11-year-old boy killed after a “fall” at his gated community home in Gulf Harbour, north of Auckland
“Despite extensive efforts by family and emergency services, sadly the boy was unable to be revived and died at the scene,” police said, but refusing to disclose details of how the boy fell. http://www.stuff.co.nz/auckland/75187585/child-dies-on-building-site-north-of-auckland.html
Firefighters initially said they were called to a cardiac arrest.
“Unfortunately the advanced paramedics weren’t able to revive the patient. Our condolences go out to the family,” Silverdale senior firefighter Don McErlich said.
Police had delayed making comment on the death, initially saying they were still trying to locate the boy’s immediate next of kin.
Fergus issued a plea for people to not speculate on the details. He asked that “social media users bear in mind that speculating around the circumstances of such a tragic accident can be very hurtful to a victim’s family.”
He confirmed police had carried out a scene examination.
Earlier Nick Denz, a builder working on site nearby, said he was just leaving the Whangaparaoa community on Wednesday afternoon when he heard of the death from a fellow builder.
He said the builder had rushed to help the boy’s family and he had provided CPR.
“He said he tried CPR … but nah. It was eerie.”
Denz believed the boy’s head had been crushed possibly in a lift shaft and his comments had been widely reported. Police would not confirm if that was correct however.
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Who, what killed Rutger Hale? Why?
Coroner Richard McElrea was told an object, potentially similar to a cannonball, flew at high speed through Hale’s front windscreen and smashed the 22-year-old’s head before flying out the back windscreen as he drove to work, between Lake Hawea and Wanaka, on October 24, 2013.
Girlfriend Danielle Oylear, who was in the front passenger seat when the object hit, spoke of a white ute travelling toward them before the crash. The driver appeared to have taken a corner too wide and entered their lane for a short time, she said.
“I remember thinking there was something awful about it, like maybe it was a drunk driver. It just didn’t seem right.”
She then recalled something about the size of a tissue box or brick, and beige in colour, “rocketing” towards the car.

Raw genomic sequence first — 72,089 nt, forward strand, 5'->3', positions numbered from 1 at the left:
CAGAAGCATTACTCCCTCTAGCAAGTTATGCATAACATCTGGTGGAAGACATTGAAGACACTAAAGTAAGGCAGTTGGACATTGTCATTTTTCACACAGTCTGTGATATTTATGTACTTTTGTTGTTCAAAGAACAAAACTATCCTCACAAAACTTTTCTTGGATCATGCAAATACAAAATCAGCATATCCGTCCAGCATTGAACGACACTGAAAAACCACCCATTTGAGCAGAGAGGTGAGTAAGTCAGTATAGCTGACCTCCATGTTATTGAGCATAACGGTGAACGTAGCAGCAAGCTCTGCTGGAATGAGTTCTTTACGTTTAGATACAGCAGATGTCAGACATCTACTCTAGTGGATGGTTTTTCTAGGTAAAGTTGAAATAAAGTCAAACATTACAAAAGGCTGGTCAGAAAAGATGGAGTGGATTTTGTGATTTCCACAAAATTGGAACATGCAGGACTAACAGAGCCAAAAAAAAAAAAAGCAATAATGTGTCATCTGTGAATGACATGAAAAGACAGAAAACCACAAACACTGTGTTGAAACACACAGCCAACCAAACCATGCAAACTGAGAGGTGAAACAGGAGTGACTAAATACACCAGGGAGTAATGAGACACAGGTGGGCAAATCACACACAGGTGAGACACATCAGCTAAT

Initially believing someone had thrown something at them, she now believed it had come off the back of the white vehicle.
That someone did something intentionally that led to Hale’s death could not be ruled out, said Detective Senior Sergeant Malcolm Inglis.
“Because we don’t know what the object was, we never found it, we still have to be open-minded as to what did cause the fatal injuries.”
“Until we know the full story about what killed him, it’s an open case,” Inglis said.
Hale, 22, died on October 24, 2013 as he was driving with girlfriend Danielle Oylear on State Highway 6.
That object, which was made of, or contained fragments of common-grade stainless steel, has never been found, and the experts cannot agree what it was.
However, the US Army materials and manufacturing science branch specialist technicians worked with the New Zealand Defence Technology Agency and concluded the object was unlikely to be made of solid steel or similar high density material.
It “had a reasonably sharp corner”, their expert said.
“Impact marking within the vehicle suggest that the penetrating object had a rough surface texture such that it scratched the interior and has at least one dimension in excess of 80mm.”
The agency found the object either struck the windscreen twice, first hitting the window and then smashing through it, or two separate items hit the windscreen. http://www.stuff.co.nz/national/9757257/Crash-death-object-still-a-mystery
Rutger Hale and his Alaskan partner, Danielle Oylear, had earlier returned to New Zealand after a road trip around the US. They were living in Hawea and working at Devon Dairy Farms.